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Animal Industry Report

Extension Number

ASL R2912

Topic

Swine

Summary and Implications

The objective of this pilot study was to determine how the micro-environment trailers transporting market-weight pigs’ change during different transport events in Iowa during warm weather. This study was conducted using 4 trailer loads carrying 680 mixed sex market weight (average 128 kg) pigs from commercial finishing facilities to a commercial processing plant all in Iowa. Data loggers were placed in 4 locations inside the trailer and a fifth data logger was placed on the outside of the trailer close to the cab of the truck on the driver’s side. Events of interest were loading, transport, wait time and unloading. Data from the logger placed on the outside of the trailer was used as a covariate in the regression. PROC REG of SAS was used to calculate the R2 value for temperature and relative humidity. Density, outside temperature or relative humidity, and time (minutes) were used as covariates in the models. Graphs were produced using the predicted values from SAS. Temperature increased during all events. Relative humidity increased during loading, but decreased during all other events. During loading, temperature inside the trailer increased by < 1°C and relative humidity increased by ~ 1.5 %. During transport, temperature inside the trailer increased by ~ 10 °C whereas relative humidity decreased by ~ 23 %. During wait time at the plant and unloading, temperature inside the trailer increased by ~ 9 °C. During wait time at the plant, relative humidity inside the trailer decreased by ~ 11 %. During unloading, relative humidity inside the trailer decreased by 5 % whereas temperature increased ~ 8 °C. In conclusion, during warm weather, temperature increased during all transportation events. Therefore, it is important to manage the internal trailer environment to meet the pigs’ thermal comfort zone during transportation.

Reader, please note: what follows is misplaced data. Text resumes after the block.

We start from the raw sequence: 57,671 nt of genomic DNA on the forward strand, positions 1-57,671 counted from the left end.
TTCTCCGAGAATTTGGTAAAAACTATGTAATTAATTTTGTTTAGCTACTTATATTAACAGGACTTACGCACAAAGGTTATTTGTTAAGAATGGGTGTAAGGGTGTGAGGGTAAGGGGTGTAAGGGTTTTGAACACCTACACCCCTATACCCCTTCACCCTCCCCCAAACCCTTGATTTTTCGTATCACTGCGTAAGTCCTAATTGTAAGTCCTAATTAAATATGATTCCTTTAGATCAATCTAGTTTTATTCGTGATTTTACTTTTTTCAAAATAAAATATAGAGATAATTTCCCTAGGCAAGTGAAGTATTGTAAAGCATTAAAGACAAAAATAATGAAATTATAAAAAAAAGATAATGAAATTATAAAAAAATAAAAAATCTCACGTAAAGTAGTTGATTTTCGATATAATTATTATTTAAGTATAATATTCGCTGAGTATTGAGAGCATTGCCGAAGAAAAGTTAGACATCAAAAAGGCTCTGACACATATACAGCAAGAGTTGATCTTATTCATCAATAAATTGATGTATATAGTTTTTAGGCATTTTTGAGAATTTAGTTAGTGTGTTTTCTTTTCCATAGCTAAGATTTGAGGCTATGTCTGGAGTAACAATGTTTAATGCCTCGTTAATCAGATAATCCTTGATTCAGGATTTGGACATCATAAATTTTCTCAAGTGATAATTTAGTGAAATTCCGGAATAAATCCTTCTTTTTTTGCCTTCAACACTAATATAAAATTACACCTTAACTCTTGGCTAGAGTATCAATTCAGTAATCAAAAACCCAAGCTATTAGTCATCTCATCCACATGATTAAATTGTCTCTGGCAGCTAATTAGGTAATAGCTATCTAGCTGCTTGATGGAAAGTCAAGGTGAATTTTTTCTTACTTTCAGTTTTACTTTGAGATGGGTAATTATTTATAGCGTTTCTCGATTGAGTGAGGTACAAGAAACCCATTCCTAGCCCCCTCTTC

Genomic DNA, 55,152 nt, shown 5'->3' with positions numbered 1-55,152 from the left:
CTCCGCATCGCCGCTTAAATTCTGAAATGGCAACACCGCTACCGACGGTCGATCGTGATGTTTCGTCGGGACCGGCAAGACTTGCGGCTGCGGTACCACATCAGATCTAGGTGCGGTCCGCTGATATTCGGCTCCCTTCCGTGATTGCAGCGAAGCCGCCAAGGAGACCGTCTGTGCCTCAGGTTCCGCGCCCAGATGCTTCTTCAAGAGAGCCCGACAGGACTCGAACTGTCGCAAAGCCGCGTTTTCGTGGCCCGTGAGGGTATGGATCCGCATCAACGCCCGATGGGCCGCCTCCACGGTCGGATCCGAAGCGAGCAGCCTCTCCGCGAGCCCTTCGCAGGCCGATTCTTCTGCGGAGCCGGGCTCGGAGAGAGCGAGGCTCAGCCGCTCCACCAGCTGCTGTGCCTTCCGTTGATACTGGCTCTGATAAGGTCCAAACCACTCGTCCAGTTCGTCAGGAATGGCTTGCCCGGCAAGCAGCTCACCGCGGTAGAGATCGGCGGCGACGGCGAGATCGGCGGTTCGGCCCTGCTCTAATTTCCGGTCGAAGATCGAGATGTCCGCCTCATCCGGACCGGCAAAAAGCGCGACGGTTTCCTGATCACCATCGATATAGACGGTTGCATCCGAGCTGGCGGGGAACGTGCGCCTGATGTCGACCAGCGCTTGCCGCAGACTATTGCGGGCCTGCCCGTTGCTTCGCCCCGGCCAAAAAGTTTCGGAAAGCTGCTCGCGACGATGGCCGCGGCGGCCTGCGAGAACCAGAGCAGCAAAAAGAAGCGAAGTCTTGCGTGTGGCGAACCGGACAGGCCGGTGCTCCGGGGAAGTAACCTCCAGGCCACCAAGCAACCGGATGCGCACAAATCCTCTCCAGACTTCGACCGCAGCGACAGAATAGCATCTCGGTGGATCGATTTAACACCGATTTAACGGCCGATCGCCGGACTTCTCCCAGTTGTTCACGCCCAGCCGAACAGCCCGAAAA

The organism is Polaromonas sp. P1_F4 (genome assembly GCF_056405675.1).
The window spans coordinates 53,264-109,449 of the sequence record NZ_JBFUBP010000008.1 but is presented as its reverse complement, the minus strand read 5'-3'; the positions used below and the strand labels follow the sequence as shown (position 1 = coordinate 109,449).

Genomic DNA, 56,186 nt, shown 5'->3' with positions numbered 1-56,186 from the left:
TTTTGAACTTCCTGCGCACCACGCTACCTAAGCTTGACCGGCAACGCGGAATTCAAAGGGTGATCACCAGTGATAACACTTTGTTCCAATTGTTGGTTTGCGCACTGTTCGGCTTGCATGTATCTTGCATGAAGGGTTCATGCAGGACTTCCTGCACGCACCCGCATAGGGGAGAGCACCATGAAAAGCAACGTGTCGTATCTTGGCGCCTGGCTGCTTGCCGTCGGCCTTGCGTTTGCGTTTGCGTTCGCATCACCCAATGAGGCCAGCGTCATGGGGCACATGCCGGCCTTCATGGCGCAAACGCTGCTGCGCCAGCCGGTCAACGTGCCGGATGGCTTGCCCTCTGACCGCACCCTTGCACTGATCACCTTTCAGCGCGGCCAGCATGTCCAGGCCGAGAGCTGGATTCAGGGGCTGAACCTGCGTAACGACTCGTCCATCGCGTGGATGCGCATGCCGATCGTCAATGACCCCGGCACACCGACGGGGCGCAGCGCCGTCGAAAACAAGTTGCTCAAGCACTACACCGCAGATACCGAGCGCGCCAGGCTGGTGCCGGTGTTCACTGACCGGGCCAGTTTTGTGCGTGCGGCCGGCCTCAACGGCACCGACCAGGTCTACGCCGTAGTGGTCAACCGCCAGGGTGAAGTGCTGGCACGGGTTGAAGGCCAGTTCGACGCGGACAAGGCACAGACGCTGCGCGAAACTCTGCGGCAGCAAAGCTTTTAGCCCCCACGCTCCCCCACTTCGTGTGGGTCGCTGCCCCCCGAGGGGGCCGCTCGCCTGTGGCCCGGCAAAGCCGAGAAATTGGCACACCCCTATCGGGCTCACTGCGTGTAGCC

Copyright Holder

Iowa State University

Language

en

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